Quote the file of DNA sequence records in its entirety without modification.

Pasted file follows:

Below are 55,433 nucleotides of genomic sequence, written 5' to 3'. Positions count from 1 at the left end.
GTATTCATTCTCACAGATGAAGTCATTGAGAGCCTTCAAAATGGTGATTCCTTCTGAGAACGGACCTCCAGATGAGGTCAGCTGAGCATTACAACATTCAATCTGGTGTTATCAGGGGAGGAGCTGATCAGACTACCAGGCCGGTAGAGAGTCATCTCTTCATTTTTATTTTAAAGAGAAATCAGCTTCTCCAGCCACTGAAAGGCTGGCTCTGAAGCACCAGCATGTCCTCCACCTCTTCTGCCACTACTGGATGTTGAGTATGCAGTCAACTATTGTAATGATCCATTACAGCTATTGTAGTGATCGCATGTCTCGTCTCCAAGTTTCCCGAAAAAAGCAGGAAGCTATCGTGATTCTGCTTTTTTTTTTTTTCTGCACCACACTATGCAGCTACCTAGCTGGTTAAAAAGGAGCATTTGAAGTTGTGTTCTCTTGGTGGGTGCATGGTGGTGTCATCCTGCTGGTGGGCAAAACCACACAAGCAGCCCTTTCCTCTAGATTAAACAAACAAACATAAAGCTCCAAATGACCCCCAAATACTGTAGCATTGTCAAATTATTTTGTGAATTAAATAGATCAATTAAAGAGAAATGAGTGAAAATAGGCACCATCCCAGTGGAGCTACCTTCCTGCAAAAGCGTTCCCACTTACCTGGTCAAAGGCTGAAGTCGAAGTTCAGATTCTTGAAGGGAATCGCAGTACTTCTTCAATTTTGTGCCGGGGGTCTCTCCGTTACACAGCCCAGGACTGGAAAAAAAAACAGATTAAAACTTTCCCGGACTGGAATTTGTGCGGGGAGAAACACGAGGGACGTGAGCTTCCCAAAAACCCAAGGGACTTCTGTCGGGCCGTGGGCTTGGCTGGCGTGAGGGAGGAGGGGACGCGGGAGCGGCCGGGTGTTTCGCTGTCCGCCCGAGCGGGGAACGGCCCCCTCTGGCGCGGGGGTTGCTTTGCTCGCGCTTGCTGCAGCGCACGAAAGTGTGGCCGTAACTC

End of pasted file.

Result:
Below are 55,433 nucleotides of genomic sequence, written 5' to 3'. Positions count from 1 at the left end.
GTATTCATTCTCACAGATGAAGTCATTGAGAGCCTTCAAAATGGTGATTCCTTCTGAGAACGGACCTCCAGATGAGGTCAGCTGAGCATTACAACATTCAATCTGGTGTTATCAGGGGAGGAGCTGATCAGACTACCAGGCCGGTAGAGAGTCATCTCTTCATTTTTATTTTAAAGAGAAATCAGCTTCTCCAGCCACTGAAAGGCTGGCTCTGAAGCACCAGCATGTCCTCCACCTCTTCTGCCACTACTGGATGTTGAGTATGCAGTCAACTATTGTAATGATCCATTACAGCTATTGTAGTGATCGCATGTCTCGTCTCCAAGTTTCCCGAAAAAAGCAGGAAGCTATCGTGATTCTGCTTTTTTTTTTTTTCTGCACCACACTATGCAGCTACCTAGCTGGTTAAAAAGGAGCATTTGAAGTTGTGTTCTCTTGGTGGGTGCATGGTGGTGTCATCCTGCTGGTGGGCAAAACCACACAAGCAGCCCTTTCCTCTAGATTAAACAAACAAACATAAAGCTCCAAATGACCCCCAAATACTGTAGCATTGTCAAATTATTTTGTGAATTAAATAGATCAATTAAAGAGAAATGAGTGAAAATAGGCACCATCCCAGTGGAGCTACCTTCCTGCAAAAGCGTTCCCACTTACCTGGTCAAAGGCTGAAGTCGAAGTTCAGATTCTTGAAGGGAATCGCAGTACTTCTTCAATTTTGTGCCGGGGGTCTCTCCGTTACACAGCCCAGGACTGGAAAAAAAAACAGATTAAAACTTTCCCGGACTGGAATTTGTGCGGGGAGAAACACGAGGGACGTGAGCTTCCCAAAAACCCAAGGGACTTCTGTCGGGCCGTGGGCTTGGCTGGCGTGAGGGAGGAGGGGACGCGGGAGCGGCCGGGTGTTTCGCTGTCCGCCCGAGCGGGGAACGGCCCCCTCTGGCGCGGGGGTTGCTTTGCTCGCGCTTGCTGCAGCGCACGAAAGTGTGGCCGTAACTC